Simon Williamson lives with his husband in heteronormatively-assimilative fashion in Athens, after a year of surviving rural Georgia.
“I very much appreciate that the market agrees that discrimination against LGBT people in the manner described in HB 757 is wrong; it is great to have our people on the right side of the market in this day and age. But don’t expect that to continue forever.”
Anyone who has ever picked up a newspaper would more than likely have known that the marriage fight at the Supreme Court last year was one of many battles involved in our war to be treated like people.
We’ve fought a lot, through our magnificent organizations, asking for basic things like barring housing discrimination, and encoding into law things like not being fired from our jobs when our boss finds out what we like to do with our genitals. We might have won the marriage debate – I’m not as scornful as some about that particular victory as I had a dog in the fight; I’m an immigrant through marriage – but there is more to do that affects the practical lives of far more people than the ability to get married.
We saw this with the passage of HB 757, aka the “religious liberty” bill, which is some of the premier pushback in this state against the nationally increasing wave of gay rights. This has been beaten down through the actions of activists – I have a friend who has been on the phone for two weeks working against this bill – and prodding from corporate America.
Big business might be helping out the gay rights fight, and indeed forced Governor Deal’s hand into a veto on Monday. But don’t think our corporate allies in this fight are going to stick with us when it comes to other very real and daily problems faced by real people.
The Employment Non-Discrimination Act – the one that says you can’t fire LGBT folks for, you know, being LGBT – remains too burdensome for business to get the House of Representatives to even introduce onto the floor. Since the act was first introduced, in 1994, it has failed to garner enough votes on more occasions than Mitt Romney.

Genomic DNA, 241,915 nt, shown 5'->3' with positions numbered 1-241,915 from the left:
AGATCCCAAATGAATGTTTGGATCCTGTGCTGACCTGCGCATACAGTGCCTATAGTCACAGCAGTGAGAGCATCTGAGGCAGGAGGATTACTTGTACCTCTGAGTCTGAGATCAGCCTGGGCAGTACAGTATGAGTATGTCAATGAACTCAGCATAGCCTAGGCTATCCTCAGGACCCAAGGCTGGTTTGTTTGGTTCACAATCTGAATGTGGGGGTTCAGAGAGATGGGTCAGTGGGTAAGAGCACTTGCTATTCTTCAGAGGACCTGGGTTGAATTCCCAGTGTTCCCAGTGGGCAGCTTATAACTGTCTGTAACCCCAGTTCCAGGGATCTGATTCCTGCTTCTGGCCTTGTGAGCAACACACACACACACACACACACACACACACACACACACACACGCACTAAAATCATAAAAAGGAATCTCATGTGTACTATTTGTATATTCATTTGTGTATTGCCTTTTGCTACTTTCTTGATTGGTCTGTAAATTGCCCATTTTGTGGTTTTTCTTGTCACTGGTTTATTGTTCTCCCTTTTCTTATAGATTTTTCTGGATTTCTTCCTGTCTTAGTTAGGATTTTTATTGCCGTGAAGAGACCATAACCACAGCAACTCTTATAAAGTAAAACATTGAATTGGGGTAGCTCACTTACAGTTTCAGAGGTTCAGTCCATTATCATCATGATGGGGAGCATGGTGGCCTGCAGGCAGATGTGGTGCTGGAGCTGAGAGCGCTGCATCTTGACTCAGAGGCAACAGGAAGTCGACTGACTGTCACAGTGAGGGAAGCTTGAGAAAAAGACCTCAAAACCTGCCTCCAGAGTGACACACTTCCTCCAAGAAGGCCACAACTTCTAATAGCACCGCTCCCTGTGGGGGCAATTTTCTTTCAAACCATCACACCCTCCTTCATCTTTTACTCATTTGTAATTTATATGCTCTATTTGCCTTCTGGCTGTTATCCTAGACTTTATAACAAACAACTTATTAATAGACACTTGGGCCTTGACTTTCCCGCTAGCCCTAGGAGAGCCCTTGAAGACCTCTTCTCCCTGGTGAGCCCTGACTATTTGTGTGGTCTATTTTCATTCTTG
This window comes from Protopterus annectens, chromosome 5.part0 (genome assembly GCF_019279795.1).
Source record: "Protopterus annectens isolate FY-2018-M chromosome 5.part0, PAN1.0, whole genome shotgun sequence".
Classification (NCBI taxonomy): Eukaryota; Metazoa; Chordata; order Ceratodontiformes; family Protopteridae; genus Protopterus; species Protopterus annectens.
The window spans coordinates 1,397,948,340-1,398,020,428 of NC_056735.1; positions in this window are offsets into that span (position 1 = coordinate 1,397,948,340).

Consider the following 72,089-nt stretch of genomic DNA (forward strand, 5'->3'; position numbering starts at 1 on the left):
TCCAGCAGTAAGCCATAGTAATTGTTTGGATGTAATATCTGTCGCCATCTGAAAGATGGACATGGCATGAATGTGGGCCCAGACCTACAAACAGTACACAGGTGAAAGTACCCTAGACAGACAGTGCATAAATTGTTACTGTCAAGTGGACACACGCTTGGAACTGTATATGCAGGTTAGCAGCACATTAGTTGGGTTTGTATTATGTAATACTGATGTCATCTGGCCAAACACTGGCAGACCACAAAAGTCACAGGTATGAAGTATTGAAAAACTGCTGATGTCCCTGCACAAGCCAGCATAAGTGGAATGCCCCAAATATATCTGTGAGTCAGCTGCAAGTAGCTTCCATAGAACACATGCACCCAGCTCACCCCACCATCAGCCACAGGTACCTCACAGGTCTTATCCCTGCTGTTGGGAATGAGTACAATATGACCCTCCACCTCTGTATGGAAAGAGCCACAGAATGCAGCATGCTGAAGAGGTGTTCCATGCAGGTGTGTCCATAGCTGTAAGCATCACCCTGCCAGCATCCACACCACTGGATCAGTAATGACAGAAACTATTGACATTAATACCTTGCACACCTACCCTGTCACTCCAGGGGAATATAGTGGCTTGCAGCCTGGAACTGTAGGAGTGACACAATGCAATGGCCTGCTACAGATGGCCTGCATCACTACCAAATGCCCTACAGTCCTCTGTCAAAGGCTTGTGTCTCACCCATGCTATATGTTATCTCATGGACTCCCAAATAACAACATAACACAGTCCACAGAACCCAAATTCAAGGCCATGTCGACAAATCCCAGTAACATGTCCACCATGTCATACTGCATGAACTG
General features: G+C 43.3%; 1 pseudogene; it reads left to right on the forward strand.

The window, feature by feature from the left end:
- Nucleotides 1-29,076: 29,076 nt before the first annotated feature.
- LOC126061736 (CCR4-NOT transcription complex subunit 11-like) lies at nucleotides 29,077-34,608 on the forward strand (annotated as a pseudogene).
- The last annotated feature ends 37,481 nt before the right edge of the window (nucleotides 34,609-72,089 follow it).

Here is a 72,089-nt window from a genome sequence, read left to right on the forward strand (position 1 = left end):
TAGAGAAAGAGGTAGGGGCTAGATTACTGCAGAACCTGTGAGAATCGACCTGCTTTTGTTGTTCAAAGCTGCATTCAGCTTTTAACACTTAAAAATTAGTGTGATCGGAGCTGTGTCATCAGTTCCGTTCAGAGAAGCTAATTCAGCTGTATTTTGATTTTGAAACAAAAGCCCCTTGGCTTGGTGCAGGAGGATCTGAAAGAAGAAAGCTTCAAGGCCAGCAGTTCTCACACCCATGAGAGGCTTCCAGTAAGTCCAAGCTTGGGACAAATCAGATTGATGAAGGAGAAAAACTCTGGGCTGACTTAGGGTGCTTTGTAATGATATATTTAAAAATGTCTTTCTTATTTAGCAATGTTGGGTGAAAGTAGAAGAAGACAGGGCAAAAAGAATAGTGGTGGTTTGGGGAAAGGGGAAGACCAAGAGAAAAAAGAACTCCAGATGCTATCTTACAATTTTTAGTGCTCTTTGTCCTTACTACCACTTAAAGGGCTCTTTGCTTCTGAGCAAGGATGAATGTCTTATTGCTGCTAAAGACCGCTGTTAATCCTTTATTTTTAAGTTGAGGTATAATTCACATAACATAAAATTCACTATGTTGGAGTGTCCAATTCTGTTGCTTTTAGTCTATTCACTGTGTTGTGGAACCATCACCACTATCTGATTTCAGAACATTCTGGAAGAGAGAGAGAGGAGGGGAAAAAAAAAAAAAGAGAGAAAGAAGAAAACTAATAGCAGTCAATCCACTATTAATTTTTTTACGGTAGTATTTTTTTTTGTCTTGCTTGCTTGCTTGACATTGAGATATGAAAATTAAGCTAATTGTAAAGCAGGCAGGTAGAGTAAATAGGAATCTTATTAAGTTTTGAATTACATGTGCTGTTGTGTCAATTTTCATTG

Back when we lived in rural Newton County, we noted the absence of public opprobrium weapons available in big media markets like Atlanta. I am fairly certain that if the fire chief of Butts County distributed books about gay people, a local mayor wouldn’t come out guns blazing like Kasim Reed did against Kelvin Cochran. One of the greatest clubs we can wield against discrimination is a loud media, which isn’t available, or as agreeable, as those based in and around Midtown.
Georgia’s big businesses are making the right call, and the pressure they put on the governor is likely more impressive than what civil organizations were able to force on their own. The governor wants Georgia to lead in business (a very reasonable aim), and laws like HB 757 don’t allow him to boast about that.
But we must be wary of allowing corporate America to take up this fight for us, instead of our own organizations. While our interests converge on this religious liberty bill, they diverge on others. Combating the homophobia and transphobia of certain segments of society will require regulation, and appropriations, and maybe more training of the police force, and the judicial system, and healthcare (including the state-funding of some procedures) and new rules for schools (even the semi-private and private ones).
We aren’t going to get a mass of corporate allies for those. I very much appreciate that the market agrees that discrimination against LGBT people in the manner described in HB 757 is wrong; it is great to have our people on the right side of the market in this day and age. But don’t expect that to continue forever.